Research Links Abuse/Post-traumatic Stress to Migraines
March 31, 2009
People with post-traumatic stress disorder (PTSD) are more likely to suffer from migraine and chronic daily headaches, according to new research led by a neurologist from Drexel University College of Medicine. The study of almost 600 people, predominantly women, at six headache centers across the U.S. also found that a majority of the migraine and PTSD sufferers had been victims of physical or sexual abuse.
The relative frequency of PTSD found in the total group of all headache participants was 25%. That is significantly greater than the prevalence of PTSD (8%) reported in previous studies of the general population. Of those with PTSD, 72.9% of chronic daily headache sufferers reported physical or sexual abuse, as did 59.6% of episodic migraineurs.
“This study and others like it show that not only do victims of abuse often suffer a lifetime of mental anguish, such as PTSD, they often also endure physical pain, such as migraines, years after the abuse has stopped,” said B. Lee Peterlin, DO, assistant professor of neurology at Drexel University College of Medicine and lead author of the paper which will be published in the April issue of the journal Headache.
Peterlin and colleagues analyzed questionnaires completed by participants, all of whom had sought treatment at headache centers for migraines or chronic daily headaches. The questionnaires measured factors like headache impact, depression, and traumatic life events that would meet PTSD criteria. Those include physical and sexual assault, combat, transportation accidents, and natural disasters. The study found that headache related disability was significantly greater in migraine patients with PTSD as compared to those without PTSD.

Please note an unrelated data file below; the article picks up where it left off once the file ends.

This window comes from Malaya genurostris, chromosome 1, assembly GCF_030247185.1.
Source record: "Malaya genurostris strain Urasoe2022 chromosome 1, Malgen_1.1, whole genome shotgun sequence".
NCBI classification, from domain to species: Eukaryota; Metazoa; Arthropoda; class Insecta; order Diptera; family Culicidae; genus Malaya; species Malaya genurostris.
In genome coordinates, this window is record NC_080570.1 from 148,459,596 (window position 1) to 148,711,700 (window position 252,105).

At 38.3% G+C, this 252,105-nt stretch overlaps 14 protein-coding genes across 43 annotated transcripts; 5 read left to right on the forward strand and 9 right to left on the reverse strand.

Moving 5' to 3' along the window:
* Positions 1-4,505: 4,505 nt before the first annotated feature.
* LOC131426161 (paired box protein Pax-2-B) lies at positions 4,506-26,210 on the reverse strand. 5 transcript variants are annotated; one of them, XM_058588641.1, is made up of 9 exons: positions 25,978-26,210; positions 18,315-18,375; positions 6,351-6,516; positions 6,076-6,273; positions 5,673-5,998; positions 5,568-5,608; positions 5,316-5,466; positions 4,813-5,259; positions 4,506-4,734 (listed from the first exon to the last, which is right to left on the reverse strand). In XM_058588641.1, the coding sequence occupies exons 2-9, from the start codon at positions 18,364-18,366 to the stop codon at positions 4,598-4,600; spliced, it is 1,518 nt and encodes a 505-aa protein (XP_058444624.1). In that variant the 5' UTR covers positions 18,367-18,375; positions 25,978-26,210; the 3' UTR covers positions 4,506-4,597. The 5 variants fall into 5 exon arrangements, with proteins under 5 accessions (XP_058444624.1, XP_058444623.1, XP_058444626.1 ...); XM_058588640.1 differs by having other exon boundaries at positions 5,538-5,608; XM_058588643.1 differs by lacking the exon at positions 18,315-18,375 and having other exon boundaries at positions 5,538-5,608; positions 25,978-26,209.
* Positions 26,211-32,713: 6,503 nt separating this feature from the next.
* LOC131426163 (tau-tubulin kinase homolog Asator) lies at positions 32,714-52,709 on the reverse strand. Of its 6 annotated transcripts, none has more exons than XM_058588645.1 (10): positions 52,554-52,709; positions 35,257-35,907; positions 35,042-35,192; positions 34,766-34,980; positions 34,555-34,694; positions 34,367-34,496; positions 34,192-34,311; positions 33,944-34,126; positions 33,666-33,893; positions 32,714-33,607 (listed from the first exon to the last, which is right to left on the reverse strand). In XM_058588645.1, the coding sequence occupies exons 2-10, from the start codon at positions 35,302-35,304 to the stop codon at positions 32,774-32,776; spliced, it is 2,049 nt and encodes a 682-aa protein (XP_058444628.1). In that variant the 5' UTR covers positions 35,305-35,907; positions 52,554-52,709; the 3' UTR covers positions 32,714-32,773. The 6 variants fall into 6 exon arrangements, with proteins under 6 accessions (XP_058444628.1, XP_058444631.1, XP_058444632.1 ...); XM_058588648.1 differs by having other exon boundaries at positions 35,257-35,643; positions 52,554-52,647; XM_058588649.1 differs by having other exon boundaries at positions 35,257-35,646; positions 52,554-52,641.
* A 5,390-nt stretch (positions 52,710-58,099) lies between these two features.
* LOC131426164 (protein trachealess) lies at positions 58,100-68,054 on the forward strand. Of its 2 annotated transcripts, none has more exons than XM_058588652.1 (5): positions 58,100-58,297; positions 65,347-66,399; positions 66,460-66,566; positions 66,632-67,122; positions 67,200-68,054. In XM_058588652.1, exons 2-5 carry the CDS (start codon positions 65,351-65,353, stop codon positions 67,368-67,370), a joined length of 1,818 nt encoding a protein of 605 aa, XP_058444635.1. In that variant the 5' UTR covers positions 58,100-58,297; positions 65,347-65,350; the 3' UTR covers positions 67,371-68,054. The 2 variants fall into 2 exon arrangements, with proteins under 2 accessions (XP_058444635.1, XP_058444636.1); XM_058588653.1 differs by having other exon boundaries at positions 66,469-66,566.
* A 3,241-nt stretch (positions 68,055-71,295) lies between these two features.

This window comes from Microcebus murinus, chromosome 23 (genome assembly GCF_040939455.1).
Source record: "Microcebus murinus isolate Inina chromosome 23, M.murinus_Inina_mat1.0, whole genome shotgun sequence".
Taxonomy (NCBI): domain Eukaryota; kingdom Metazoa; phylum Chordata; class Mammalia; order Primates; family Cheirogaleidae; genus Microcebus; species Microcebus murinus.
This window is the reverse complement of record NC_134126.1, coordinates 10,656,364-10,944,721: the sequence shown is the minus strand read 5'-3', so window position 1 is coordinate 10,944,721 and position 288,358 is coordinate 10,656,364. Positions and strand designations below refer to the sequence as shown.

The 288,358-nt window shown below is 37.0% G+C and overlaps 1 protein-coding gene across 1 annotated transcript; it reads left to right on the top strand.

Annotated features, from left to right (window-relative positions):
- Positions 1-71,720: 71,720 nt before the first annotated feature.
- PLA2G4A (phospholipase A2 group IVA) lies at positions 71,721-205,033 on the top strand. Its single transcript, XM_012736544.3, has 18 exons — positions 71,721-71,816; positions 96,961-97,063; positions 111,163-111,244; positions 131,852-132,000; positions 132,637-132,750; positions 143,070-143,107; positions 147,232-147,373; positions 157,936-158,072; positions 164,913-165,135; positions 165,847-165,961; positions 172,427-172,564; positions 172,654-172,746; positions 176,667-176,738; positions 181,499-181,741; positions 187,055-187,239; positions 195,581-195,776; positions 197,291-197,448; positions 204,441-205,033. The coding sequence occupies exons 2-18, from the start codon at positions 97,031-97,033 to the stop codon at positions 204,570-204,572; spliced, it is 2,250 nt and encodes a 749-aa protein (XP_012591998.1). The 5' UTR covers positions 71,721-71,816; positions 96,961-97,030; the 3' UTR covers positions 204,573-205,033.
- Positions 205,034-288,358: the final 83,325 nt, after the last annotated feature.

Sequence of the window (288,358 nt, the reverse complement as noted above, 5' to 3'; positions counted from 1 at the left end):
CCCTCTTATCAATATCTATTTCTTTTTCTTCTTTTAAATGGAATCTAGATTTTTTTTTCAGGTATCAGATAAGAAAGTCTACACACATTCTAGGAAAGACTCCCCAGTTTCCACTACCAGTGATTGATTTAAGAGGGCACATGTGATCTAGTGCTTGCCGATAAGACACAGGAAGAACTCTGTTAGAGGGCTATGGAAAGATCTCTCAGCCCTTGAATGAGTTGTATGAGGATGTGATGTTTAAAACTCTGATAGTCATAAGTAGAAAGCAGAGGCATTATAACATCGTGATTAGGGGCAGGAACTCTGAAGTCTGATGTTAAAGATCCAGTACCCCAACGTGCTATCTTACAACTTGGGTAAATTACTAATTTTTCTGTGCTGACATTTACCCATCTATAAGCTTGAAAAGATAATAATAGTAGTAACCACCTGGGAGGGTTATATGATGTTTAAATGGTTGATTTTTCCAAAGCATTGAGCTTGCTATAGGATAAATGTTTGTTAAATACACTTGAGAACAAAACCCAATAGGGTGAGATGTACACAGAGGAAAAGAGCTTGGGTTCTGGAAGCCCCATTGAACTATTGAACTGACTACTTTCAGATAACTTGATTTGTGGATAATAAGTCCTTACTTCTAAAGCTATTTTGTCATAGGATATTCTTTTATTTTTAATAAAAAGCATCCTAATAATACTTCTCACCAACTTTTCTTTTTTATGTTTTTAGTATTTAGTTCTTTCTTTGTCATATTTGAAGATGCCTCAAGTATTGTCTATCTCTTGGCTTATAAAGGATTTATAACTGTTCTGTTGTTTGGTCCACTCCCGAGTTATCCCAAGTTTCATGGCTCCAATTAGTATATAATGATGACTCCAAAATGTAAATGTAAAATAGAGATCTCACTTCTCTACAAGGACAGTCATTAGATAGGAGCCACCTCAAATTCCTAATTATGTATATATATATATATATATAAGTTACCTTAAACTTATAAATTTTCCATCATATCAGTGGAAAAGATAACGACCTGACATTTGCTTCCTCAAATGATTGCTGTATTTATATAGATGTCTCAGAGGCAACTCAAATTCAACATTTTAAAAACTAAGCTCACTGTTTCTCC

“These findings, taken together with previous study findings, suggest that if PTSD is identified and treated in migraine sufferers, particularly victims of abuse, it may reduce migraine related disability and progression to chronic daily headache,” said Peterlin.
Other authors on the paper include: Gretchen Tietjen, University of Toledo-Health Science Campus; Jan L. Brandes, Nashville Neuroscience Group; Susan Rubin, Evanston Northwestern Healthcare; Ellen Drexler, Maimonides Medical Center; Jeffrey Lidicker, University of California at Berkeley; and Sarah Meng, University of Medicine and Dentistry of New Jersey.
The research was funded in part by a grant from the Women’s Issues Special Interest Section of the American Headache Society.